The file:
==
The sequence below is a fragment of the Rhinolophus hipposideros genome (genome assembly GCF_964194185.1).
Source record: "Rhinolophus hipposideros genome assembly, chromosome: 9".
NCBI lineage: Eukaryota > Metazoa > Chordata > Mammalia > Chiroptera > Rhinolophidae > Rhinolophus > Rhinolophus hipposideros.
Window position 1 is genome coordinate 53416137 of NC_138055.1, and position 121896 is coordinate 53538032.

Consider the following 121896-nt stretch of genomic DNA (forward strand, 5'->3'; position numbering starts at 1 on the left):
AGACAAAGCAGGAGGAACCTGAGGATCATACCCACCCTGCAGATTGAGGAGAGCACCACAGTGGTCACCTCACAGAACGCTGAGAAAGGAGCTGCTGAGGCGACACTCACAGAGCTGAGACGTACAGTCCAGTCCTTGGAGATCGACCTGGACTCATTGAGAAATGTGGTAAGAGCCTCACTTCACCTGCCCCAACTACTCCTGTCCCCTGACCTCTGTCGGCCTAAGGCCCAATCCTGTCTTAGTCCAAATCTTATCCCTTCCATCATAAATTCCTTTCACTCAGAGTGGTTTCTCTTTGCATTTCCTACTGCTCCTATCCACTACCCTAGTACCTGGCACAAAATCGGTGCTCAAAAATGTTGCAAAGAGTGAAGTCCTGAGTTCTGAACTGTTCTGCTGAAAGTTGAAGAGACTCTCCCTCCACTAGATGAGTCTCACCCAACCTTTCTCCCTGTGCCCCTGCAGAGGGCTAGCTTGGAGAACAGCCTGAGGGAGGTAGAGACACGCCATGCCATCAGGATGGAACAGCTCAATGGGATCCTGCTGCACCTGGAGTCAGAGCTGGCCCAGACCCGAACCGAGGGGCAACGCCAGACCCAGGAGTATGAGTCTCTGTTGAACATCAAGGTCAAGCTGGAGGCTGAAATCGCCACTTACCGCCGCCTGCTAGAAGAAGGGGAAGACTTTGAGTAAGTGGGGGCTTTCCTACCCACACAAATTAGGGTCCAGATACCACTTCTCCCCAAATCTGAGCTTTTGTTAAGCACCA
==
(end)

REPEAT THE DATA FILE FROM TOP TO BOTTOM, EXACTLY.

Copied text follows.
The sequence below is a fragment of the Rhinolophus hipposideros genome (genome assembly GCF_964194185.1).
Source record: "Rhinolophus hipposideros genome assembly, chromosome: 9".
NCBI lineage: Eukaryota > Metazoa > Chordata > Mammalia > Chiroptera > Rhinolophidae > Rhinolophus > Rhinolophus hipposideros.
Window position 1 is genome coordinate 53416137 of NC_138055.1, and position 121896 is coordinate 53538032.

Consider the following 121896-nt stretch of genomic DNA (forward strand, 5'->3'; position numbering starts at 1 on the left):
AGACAAAGCAGGAGGAACCTGAGGATCATACCCACCCTGCAGATTGAGGAGAGCACCACAGTGGTCACCTCACAGAACGCTGAGAAAGGAGCTGCTGAGGCGACACTCACAGAGCTGAGACGTACAGTCCAGTCCTTGGAGATCGACCTGGACTCATTGAGAAATGTGGTAAGAGCCTCACTTCACCTGCCCCAACTACTCCTGTCCCCTGACCTCTGTCGGCCTAAGGCCCAATCCTGTCTTAGTCCAAATCTTATCCCTTCCATCATAAATTCCTTTCACTCAGAGTGGTTTCTCTTTGCATTTCCTACTGCTCCTATCCACTACCCTAGTACCTGGCACAAAATCGGTGCTCAAAAATGTTGCAAAGAGTGAAGTCCTGAGTTCTGAACTGTTCTGCTGAAAGTTGAAGAGACTCTCCCTCCACTAGATGAGTCTCACCCAACCTTTCTCCCTGTGCCCCTGCAGAGGGCTAGCTTGGAGAACAGCCTGAGGGAGGTAGAGACACGCCATGCCATCAGGATGGAACAGCTCAATGGGATCCTGCTGCACCTGGAGTCAGAGCTGGCCCAGACCCGAACCGAGGGGCAACGCCAGACCCAGGAGTATGAGTCTCTGTTGAACATCAAGGTCAAGCTGGAGGCTGAAATCGCCACTTACCGCCGCCTGCTAGAAGAAGGGGAAGACTTTGAGTAAGTGGGGGCTTTCCTACCCACACAAATTAGGGTCCAGATACCACTTCTCCCCAAATCTGAGCTTTTGTTAAGCACCA